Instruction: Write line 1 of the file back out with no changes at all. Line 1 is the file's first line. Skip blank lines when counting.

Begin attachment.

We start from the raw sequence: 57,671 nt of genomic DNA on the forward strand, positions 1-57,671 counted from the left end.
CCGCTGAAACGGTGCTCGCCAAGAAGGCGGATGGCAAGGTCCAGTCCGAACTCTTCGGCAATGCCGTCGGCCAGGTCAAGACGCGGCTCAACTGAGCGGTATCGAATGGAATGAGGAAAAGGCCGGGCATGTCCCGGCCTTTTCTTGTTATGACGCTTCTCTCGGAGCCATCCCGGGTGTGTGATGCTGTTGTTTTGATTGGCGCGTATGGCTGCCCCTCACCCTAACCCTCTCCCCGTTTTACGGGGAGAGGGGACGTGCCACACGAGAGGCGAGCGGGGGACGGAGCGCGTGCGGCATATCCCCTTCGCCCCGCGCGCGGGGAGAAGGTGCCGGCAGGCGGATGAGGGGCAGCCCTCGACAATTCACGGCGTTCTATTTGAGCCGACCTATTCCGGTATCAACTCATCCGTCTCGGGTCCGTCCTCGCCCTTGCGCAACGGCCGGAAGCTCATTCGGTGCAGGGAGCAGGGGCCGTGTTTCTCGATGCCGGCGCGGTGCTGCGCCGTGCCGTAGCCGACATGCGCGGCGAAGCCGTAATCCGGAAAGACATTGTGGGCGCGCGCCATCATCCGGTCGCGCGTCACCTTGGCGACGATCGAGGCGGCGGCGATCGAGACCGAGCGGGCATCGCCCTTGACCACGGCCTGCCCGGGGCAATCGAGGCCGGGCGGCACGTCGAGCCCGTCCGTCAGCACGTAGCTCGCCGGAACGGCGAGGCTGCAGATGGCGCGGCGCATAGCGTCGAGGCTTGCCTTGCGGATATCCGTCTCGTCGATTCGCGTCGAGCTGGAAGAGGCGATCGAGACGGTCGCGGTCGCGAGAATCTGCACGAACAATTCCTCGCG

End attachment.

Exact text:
We start from the raw sequence: 57,671 nt of genomic DNA on the forward strand, positions 1-57,671 counted from the left end.